Sometimes, people like Mr. Putnam are like Jerry Stevenson's dog. The issue has been beat around and is dead. We don't like what it did before it died, so we go back and shake that dead squirrel, just to make us feel better.

Time to bury the dead squirrel, Mr. Putnam. Sure, maybe we all don't like Wal-Mart or big boxes, and wish things had turned out differently. But shaking that dead squirrel, in the end, isn't going to do anything but churn up a little dust.


At 5:59 PM, Blogger Former Centerville Citizen said...

Good points Wilf. It's just too bad that we can't go back in time 5 years and take the preventive measures that should have been taken care of then. I always have a lot of "what ifs" in my mind. What if Ron Russell hadn't been edged out by Deamer by 80 votes in 2001? What if there hadn't been all of those NIMBYs from the southwest part of Centerville who were paranoid about high density housing (and who are now ironically upset about Wal-Mart coming)?

But you're right Wilf, it's time to move on. I'm ready to put it behind me. On the bright side, I've learned a helluva lot from getting involved with the Wal-Mart fight, and so I understand the public process better. So now I'm trying to think about what other issues might be in the not-too-distant future so that I can be ready. Centerville City owns 181.59 incorporated acres on the hillside, some of it developable. I figure if the city sold off the old ballpark to a private entity, the city could do just the same with its hillside property. I can just see it now: the city realizes that it could make quite a pretty penny by selling portions of it to the Smoots. And I can see the city staff being in support of it, and a city council not having the spine to say no to it. If any proposal like that ever comes up, mark my word, I'll be fighting it like hell. If the city was in bad financial shape I could see the reason for doing it, but since Centerville is operating in the black, right now there's no justification for it.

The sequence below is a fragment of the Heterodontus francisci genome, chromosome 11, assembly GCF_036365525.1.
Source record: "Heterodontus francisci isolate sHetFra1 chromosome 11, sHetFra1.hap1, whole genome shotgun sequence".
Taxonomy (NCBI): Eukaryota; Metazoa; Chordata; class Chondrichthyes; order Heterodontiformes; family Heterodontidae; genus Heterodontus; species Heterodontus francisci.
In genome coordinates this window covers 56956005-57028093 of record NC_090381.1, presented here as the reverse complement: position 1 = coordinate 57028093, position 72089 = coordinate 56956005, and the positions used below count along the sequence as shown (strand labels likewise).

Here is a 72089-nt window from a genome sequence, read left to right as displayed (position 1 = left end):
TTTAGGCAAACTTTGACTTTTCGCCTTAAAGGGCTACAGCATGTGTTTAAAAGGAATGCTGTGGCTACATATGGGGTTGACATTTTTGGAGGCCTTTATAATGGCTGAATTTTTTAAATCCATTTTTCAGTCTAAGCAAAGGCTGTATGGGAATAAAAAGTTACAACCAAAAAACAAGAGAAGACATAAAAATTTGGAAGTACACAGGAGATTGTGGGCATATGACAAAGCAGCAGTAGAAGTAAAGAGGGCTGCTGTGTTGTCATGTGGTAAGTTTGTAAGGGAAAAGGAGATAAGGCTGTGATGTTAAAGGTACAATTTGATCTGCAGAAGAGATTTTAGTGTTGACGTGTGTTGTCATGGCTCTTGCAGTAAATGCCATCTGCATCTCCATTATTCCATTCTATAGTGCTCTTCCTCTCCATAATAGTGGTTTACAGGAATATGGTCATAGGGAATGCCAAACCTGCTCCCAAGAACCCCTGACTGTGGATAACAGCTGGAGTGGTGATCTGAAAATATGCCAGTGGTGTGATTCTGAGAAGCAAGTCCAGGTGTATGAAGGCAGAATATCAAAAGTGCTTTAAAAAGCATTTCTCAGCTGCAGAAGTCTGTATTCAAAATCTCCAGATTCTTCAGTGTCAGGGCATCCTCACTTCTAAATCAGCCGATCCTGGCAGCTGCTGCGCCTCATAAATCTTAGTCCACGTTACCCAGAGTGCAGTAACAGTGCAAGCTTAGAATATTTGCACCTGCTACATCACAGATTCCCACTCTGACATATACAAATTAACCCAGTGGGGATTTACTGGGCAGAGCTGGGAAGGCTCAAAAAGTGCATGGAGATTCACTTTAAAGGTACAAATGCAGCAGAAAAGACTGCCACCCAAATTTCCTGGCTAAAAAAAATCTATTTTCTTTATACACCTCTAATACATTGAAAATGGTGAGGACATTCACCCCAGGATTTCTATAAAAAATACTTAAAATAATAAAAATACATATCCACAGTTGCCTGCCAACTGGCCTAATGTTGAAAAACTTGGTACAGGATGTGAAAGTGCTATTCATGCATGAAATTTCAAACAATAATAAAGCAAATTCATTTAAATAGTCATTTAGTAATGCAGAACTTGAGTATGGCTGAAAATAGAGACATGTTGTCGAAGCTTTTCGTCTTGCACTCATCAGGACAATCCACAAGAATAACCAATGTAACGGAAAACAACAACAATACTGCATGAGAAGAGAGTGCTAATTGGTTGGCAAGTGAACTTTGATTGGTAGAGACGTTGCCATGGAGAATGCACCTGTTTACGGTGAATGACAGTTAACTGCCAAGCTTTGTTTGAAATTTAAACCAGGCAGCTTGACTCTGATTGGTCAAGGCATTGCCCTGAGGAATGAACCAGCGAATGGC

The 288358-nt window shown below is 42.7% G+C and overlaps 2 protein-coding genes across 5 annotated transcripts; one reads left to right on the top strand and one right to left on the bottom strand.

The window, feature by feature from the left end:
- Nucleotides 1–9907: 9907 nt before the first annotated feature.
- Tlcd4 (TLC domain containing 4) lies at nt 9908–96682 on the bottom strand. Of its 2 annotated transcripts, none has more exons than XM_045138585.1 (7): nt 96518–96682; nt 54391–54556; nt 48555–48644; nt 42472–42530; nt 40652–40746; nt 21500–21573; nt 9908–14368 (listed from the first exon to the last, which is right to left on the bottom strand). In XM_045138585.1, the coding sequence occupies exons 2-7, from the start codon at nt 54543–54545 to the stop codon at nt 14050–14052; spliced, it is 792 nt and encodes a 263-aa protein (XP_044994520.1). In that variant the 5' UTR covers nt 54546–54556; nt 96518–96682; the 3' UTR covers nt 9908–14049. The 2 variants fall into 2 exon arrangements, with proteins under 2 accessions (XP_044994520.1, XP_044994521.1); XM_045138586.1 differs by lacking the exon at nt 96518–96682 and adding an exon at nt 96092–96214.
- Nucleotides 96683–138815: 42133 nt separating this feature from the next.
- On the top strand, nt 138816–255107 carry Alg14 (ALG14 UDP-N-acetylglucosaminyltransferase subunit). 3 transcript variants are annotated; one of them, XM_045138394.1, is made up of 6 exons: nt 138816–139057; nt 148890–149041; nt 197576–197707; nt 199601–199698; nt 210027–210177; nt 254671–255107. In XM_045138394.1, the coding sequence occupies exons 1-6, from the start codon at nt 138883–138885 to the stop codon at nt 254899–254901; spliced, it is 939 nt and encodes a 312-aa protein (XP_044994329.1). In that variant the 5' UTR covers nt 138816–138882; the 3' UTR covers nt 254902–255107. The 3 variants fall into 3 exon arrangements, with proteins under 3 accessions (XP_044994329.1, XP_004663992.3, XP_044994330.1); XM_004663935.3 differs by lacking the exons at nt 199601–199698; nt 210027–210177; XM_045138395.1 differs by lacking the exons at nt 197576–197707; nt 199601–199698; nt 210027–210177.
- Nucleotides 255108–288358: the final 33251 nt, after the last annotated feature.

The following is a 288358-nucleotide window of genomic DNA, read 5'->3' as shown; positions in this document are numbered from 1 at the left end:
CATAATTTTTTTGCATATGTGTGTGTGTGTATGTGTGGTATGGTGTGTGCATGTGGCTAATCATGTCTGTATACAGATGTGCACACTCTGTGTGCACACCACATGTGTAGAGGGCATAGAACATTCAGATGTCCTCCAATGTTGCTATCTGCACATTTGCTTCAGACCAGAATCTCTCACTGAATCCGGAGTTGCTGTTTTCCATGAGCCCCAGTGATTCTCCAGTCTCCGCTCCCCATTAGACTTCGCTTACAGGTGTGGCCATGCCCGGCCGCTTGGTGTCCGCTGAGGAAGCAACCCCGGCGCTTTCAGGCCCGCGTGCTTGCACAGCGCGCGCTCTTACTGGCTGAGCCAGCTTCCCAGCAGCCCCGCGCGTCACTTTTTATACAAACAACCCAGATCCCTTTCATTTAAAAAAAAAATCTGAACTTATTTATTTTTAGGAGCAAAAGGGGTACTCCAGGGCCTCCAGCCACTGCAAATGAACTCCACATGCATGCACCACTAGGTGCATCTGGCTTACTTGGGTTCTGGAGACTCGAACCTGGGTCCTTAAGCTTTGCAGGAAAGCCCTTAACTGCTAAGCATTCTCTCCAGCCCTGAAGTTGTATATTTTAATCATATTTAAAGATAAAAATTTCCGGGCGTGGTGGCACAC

At 6:17 AM, Blogger Wilf said...

Centerville Citizen:

No question, things could have been quite different for the Wal-Mart site, but in our political system, those are the choices that are made, and people have to live with them. Like Winston Churchill said, democracy is the worst form of government, except for all the others.

Is there a move afoot to sell the hillside acreage by city officials? I agree with you, it would be a real tragedy to sell something that has been a public resource for so long, much like the Mountain Park in Kaysville. What wonderful places for people to go and enjoy something in a relatively un spoiled state.

Good luck to you.

At 7:33 AM, Blogger Former Centerville Citizen said...

No, there is no talk of selling the property, and I hope there never is, but it's not something I would put past the city.

At 1:18 PM, Blogger ARCritic said...

I don't disagree with you about Mr. Putnam. I would say however, that I am less concerned with private citizens begin the dog than I am about public entities or officials.